Some buildings derelict and unused, some turned into resident quarters or artist studios. On our right, the Derwent Foundry, lettering at the top of the building in yellow, the premises now converted into flats, however, the lettering had been preserved. Underneath an iron bridge, we were invited to touch the bricks and see the chalk marks that had been written on the walls by today’s employees.
Right onto Constitution Hill, we noticed a stained glass window had been covered over with a sign saying that the building was now being used as the Consulate to Pakistan. A door was open, so our party went in and looked inside. We could see that the sign revealed who had put the stained glass window there to advertise their business. It previously had been owned by Barker Brothers, a silversmithers in the Jewellery Quarter. ‘BB’ had also been carved, seemingly unprofessionally, into the wooden bannister.

Back onto the street, we observed the former H.B. Sale Building, designed in 1895 and 1896 for a die-sinker firm, now in a state of disrepair, and despite bearing a golden sign saying ‘China Village Restuarant’, was now actually operating as ‘Syriana’, a Syrian/Lebanese restaurant. Up Constitution Hill, we saw three more buildings built for Taylor & Challen premises, each echoing the typography fashions of the times, one was from 1910, and another featuring ceramic tiling built in 1938, showing that a good amount of money had been spent on this signage.

We went across a side road, which saw an old pub now in use as an off-licence, and then went onto Livery Street. A hoarding erected on our left showed the back of one of the Taylor & Challen premises, its lettering painted or whitewashed onto the brickwork in capital letters, in order to give absolute visibility to passing trains/trade. To our right, the Gothic Vaughton Works, now a backpackers’ hostel, the ‘Gold and Silversmiths’ cladding chipped-off.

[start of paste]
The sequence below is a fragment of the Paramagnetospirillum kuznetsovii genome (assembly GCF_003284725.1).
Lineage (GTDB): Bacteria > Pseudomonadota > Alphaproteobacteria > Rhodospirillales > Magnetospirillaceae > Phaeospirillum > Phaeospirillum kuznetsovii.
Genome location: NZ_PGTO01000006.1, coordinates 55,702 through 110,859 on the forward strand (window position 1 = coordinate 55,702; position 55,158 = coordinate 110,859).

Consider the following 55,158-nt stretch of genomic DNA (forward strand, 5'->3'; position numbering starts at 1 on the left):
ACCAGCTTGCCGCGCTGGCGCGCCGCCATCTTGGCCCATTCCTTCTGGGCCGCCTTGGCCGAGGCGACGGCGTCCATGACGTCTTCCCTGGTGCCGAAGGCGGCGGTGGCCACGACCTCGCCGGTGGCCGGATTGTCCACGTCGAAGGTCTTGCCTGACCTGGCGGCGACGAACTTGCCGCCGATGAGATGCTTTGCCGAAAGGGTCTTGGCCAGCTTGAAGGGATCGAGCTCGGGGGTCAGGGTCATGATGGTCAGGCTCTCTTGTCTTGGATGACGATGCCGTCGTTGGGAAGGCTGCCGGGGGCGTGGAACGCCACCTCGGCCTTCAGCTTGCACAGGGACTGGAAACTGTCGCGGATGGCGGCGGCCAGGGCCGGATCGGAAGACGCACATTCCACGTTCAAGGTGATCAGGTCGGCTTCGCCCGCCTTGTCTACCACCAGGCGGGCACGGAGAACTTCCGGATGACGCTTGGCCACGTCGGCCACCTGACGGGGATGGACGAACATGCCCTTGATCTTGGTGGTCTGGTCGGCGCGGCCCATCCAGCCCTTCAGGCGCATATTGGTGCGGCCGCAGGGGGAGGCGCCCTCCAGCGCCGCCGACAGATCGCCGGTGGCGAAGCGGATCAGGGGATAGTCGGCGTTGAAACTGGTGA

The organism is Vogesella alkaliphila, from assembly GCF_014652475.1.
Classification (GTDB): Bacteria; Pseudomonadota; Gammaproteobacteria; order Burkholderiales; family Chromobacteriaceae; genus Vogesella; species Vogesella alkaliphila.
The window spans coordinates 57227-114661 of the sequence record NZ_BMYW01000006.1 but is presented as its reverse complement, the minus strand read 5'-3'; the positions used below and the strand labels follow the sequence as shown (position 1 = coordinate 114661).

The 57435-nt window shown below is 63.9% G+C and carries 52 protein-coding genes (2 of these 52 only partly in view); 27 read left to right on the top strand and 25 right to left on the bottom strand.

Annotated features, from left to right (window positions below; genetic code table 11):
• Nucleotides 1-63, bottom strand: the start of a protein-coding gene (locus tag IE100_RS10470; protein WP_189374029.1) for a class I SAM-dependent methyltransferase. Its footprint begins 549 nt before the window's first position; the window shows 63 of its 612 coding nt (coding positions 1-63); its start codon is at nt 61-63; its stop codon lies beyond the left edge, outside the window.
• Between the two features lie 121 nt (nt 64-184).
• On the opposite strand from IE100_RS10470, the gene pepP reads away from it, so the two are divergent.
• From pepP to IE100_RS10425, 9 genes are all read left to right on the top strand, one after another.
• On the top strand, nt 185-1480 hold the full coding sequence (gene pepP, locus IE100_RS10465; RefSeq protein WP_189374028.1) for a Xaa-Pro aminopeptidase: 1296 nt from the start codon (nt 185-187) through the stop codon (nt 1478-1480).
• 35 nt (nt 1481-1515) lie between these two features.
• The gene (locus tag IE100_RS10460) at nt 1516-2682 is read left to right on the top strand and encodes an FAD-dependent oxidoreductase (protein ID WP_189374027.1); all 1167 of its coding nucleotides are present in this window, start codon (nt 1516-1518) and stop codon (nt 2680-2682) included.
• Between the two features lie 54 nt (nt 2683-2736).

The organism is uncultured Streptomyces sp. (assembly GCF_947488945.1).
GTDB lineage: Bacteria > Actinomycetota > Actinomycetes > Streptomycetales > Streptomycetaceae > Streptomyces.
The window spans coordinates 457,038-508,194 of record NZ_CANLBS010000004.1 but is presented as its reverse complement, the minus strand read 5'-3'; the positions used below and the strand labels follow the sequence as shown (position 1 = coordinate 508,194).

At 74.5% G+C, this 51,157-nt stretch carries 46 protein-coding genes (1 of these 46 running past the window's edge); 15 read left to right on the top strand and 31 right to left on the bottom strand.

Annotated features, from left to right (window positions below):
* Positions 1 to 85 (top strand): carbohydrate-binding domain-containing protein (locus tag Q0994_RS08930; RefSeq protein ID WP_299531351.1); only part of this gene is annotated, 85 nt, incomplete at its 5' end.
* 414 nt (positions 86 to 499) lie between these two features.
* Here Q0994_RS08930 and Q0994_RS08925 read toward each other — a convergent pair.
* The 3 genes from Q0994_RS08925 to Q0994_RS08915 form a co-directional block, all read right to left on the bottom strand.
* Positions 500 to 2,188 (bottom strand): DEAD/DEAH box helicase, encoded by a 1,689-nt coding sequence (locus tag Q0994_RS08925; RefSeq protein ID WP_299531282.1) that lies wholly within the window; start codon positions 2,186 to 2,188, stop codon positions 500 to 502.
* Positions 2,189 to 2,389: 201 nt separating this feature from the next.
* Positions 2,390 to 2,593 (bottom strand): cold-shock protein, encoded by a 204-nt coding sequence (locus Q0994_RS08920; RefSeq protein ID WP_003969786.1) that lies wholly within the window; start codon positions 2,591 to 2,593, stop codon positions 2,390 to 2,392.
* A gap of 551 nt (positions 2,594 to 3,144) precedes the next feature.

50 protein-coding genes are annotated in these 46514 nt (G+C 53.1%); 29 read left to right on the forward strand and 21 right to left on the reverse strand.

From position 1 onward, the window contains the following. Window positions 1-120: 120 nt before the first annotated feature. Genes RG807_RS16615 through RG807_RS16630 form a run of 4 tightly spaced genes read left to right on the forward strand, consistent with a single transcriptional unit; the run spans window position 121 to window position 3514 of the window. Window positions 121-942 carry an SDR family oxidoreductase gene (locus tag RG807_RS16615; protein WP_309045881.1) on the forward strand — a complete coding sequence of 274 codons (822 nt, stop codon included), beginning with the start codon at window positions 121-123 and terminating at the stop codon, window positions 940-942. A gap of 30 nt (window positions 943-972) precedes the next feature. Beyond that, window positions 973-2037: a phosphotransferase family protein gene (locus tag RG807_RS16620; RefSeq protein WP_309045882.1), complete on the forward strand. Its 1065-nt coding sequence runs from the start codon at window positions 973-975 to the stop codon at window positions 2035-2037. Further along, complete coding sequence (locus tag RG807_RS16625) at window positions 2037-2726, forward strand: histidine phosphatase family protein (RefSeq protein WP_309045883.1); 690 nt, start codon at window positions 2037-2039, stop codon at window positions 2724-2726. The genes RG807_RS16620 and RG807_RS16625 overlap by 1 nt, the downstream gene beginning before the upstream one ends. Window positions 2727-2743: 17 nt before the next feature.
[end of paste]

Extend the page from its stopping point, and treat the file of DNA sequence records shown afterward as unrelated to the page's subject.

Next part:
Taking a right, we went back onto Cox Street and saw a new-build block of flats, Midland Court, in cast lettering rather than stonemasonry. Walking up Mary Street, away from St Paul’s Square, we saw Bloc, a boutique hotel made out of engineering brick designed by BPN Architects. The name of the hotel appeared three times – visible on the side of the building, above the main entrance, and written in the window. Looking closely, it seemed as though the lettering on the side of the building had been laser-cut out of the casting that was now in place over the door. Simple, but effective, especially in terms of being pleasing to the eye and also in terms of cost.

Going down a side road, making our way, we saw a building for T&J Hughes, a jewellery case manufacturers and patterners, which boasted superb a superbly carved drain. Going onto Vittoria Street, we saw the gothic Birmingham School of Jewellery, established in 1890, and acquired by the old Birmingham Polytechnic in 1989. Onto Warstone Lane, things appeared different. The roads opened up in front of us and suddenly we were bombarded with words and logos. Thin logos of Urban Coffee Company, Coral, Tesco and Subway, all instantly brand-recognisable, and threatening to date on an ephemeral basis, rather than with the classic signage on the establishments that we had seen on our journey.

As was pointed out, permanence wasn’t always a feature in the Victorian era – an old bank, now converted into a generic HSBC or Lloyds or Natwest, simply had ‘Bank (est 1836) carved into its side. As we concluded our walk down the road, we noticed that the buildings were being replaced by a clutch of small independent businesses and jewellers, occasionally branching out into bigger buildings such as Robinson & McEwan and A.J. Smith’s (a variety works.) Opposite Vertu, on the corner of Frederick Street, we saw the Thomas Fattorini Factory, a business established by 6th generation Italian immigrants. The sign stood out against the skyline, and to our right, we could still see the top of the Library of Birmingham, standing out proudly like a Belisha Beacon. I could have made my way home from there. I reckon actually, for the sake of this piece, I should have done.

James Kennedy

@jameskcentral

Quiet Edges // The Silent Walk

The Silent Walk

The silent walk is a standard in the walking artist’s tool kit. It’s a great introduction to how effective live art can be and that it doesn’t always require a lot of preparation or even a budget.